Any fall trip through West Virginia, Virginia, North Carolina, and Tennessee can be considered spectacular if you hit the color change just right. And catch the color we did during our Fall 2015 Leaf Peeper Tour. Beginning with natural beauty at Pipestem State Park in West Virginia and continuing to Humpback Covered Bridge in Covington, Virginia, we saw nature at its golden best.
But sometimes color bursts forth indoors, too. Like it did in two of West Virginia’s attractions: Tamarack in Beckley and The Greenbrier in White Sulfur Springs.
From Pipestem in the south of West Virginia, we followed I-77 north to Exit 45 where the iconic red peaked roofline greeted us to one of the finest collections of arts and crafts known as Tamarack: The Best of West Virginia.
And best it is. With juried artisans from all 55 counties in the state contributing fine crafts, photography, glass, and foods, Tamarack is known globally for regional art and local cuisine.
The circular building guides you through areas of similar crafts — textiles, treenware, glass, furniture, apparel, jewelry, etc. All colorful. All quality. All handmade.
The central courtyard offers seasonal decor to enjoy while dining on regional dishes selected from the food court — like Chicken Pot Pie, West Virginia Rainbow Trout, or Fried Green Tomato Sandwiches. Fall pumpkins — carved and painted — as well as what appeared to be an autumn goddess greeted us in a colorful show of the season’s best.
If you love fine arts and crafts, join the over half a million visitors per year at Tamarack: The Best of West Virginia for sights, sounds and tasty food. It’s worth getting off the interstate to see!
Since 1778, guests have been coming to White Sulphur Springs, West Virginia, to what is now known as The Greenbrier, America’s Resort to “take the waters” for good health. This National Historic Landmark boasts a storied history of hospitality and genteel accommodations for U. S. presidents, international royalty, and business leaders. With 710 elegant rooms, 10 lobbies, and more than 40 meeting rooms, The Greenbrier offers the finest in American accommodations on a sumptuous 10,000-acre estate nestled in the Allegheny Mountains.
We, had The Greenbrier on our list of places to see in West Virginia, but specifically we came to see “The Bunker.” During the Cold War of the 1950s, the U. S. Government approached The Greenbrier, asking for assistance in constructing and housing an Emergency Relocation Center to be used by Congress in case of war. This amazing underground facility — exhibit hall, dorm rooms, and meeting spaces for both Senate and House — is now open for tours. Since photography is not allowed during the tour (be prepared to surrender your phones and cameras), we can’t show you what we saw. But know this: The Greenbrier’s addition is an amazing facility that was hidden in plain sight (not even the residents of White Sulphur Springs knew the purpose) but kept ready in case of a national emergency. Well worth seeing!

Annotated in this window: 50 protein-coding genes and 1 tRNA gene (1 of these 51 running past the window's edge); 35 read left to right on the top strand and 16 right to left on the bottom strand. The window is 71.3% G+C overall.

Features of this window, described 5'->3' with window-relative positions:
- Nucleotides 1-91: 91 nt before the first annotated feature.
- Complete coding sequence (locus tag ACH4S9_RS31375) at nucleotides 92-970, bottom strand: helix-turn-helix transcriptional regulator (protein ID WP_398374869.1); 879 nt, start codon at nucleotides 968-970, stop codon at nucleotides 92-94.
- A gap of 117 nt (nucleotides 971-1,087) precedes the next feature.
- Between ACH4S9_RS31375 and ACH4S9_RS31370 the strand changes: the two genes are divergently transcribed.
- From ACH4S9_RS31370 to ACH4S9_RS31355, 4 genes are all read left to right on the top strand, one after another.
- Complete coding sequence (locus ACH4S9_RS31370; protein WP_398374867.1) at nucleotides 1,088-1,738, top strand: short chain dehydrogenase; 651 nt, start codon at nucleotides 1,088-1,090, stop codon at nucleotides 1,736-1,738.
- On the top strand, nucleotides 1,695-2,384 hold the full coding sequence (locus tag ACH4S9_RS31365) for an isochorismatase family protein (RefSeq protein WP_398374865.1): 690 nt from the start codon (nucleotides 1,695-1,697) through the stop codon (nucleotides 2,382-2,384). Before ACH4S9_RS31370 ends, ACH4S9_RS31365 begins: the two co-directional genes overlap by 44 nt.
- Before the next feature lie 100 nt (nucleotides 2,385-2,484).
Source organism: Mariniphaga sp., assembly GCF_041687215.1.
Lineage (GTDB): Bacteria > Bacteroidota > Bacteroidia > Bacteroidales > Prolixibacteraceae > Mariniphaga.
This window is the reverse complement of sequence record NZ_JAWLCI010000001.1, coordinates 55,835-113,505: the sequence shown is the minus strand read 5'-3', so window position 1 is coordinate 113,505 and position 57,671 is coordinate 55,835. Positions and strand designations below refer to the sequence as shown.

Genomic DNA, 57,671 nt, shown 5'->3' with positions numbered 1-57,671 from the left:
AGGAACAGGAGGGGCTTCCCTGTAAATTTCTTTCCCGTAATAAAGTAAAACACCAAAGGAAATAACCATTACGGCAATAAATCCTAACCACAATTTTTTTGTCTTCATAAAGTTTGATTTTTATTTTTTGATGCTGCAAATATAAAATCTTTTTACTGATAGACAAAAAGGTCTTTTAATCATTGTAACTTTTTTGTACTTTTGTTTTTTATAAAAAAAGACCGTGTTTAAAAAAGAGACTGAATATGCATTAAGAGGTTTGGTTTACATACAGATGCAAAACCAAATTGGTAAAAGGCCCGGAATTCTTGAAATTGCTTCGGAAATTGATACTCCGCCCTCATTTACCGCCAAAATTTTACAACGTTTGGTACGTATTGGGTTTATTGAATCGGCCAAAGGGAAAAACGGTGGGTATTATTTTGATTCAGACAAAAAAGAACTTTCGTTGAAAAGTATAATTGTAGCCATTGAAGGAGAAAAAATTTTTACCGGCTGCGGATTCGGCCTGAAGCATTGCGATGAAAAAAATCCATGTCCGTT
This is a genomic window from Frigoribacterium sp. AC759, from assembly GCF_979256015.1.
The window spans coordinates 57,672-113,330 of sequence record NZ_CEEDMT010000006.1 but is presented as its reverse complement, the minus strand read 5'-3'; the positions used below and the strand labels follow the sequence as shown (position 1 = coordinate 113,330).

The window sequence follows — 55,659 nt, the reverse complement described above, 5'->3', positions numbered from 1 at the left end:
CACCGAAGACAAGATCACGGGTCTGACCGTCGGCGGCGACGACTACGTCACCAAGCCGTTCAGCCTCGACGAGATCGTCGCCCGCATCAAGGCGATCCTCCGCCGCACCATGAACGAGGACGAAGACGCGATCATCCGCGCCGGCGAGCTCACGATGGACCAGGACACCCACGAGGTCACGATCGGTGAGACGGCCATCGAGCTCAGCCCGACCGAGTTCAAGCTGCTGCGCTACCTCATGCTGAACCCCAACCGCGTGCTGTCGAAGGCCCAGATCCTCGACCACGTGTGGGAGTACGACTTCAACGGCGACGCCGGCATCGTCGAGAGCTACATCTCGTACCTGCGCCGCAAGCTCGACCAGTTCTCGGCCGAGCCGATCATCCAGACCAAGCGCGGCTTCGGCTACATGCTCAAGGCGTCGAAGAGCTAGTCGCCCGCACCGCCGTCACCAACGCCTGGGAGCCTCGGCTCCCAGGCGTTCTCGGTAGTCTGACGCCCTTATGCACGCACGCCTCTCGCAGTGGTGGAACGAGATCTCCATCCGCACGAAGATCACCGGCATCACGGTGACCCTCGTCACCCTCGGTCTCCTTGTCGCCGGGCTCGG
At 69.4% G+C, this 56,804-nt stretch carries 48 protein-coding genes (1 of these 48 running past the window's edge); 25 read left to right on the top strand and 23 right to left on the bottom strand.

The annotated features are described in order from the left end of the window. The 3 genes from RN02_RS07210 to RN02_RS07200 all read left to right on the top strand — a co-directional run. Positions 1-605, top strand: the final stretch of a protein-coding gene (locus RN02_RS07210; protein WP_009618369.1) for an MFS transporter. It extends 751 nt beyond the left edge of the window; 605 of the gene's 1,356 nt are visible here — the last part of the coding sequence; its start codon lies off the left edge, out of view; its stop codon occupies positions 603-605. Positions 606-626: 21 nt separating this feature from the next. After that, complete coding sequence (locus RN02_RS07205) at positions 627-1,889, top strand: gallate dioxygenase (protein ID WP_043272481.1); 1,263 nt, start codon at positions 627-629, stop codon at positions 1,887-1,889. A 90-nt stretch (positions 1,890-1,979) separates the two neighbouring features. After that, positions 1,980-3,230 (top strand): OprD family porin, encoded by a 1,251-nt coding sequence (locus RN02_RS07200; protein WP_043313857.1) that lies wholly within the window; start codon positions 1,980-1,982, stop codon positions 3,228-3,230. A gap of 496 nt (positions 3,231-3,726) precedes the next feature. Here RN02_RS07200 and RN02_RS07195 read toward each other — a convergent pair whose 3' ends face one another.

What our random strolls through the lobbies showed us was colorful, to say the least. Interior spaces at The Greenbrier are clothed in colors of the Caribbean — rose, mint green, white — colors you might expect nearer the coast. And just walking through the beautifully appointed rooms makes you take note of the elegance of this luxury resort.
Our Fall Tour 2015 was replete with autumn colors outside, but an open crayon box awaited us inside Tamarack and The Greenbrier,
For more information:
Tamarack: The Best of West Virginia, 1 Tamarack Park, Beckley, WV 25801; 304- 256-6843; http://www.tamarackwv.com/
The Greenbrier, 300 West Main Street, White Sulphur Springs, WV 24986; 855-453-4858; http://www.greenbrier.com/
The Greenbrier — Bunker Tours: http://www.greenbrier.com/Activities/The-Bunker/Bunker-Tours.aspx
7 thoughts on “Fall color inside and out: Tamarack and The Greenbrier”
There was a documentary on the bunker some years back, where they filmed the inside of it. I’m surprised they won’t let any photograph it now. Especially since it’s obsolete and declassified. Great post!!
Oh, the Places We See
Thanks for the reply, Kevin. We, too, were surprised at the extent to which those in charge made sure we had nothing with which to photograph The Bunker on our person. Once we were inside, there was little the town’s residents hadn’t seen (or used) as the goal was to keep the secret by being so open! Oh, well. We complied. And we took away memories. But no pictures!
You’re welcome! Thanks for sharing the experience of the visit with all of us.
The Greenbrier was the model for the hotel in the Nero Wolfe novel “Too Many Cooks,” which is one of my least favorite books in that series, but it’s always grand to see photos of it, so I can better play out the action in my mind.
Oh, the Places We See
You are teaching me something new, for sure. Thanks for the info. I don’t know if you’ve ever stayed or eaten at The Greenbrier, but if you have, I’d love to read your post. We may never get back there to spend the night even though we’d love to!!
Love reading about your travels, Rusha & Bert. The Greenbrier is one of the places on my Bucket List.
Oh, the Places We See
The Greenbrier is one of those magical, tucked-away places that everyone, especially in the South, should see. Thanks for taking a look!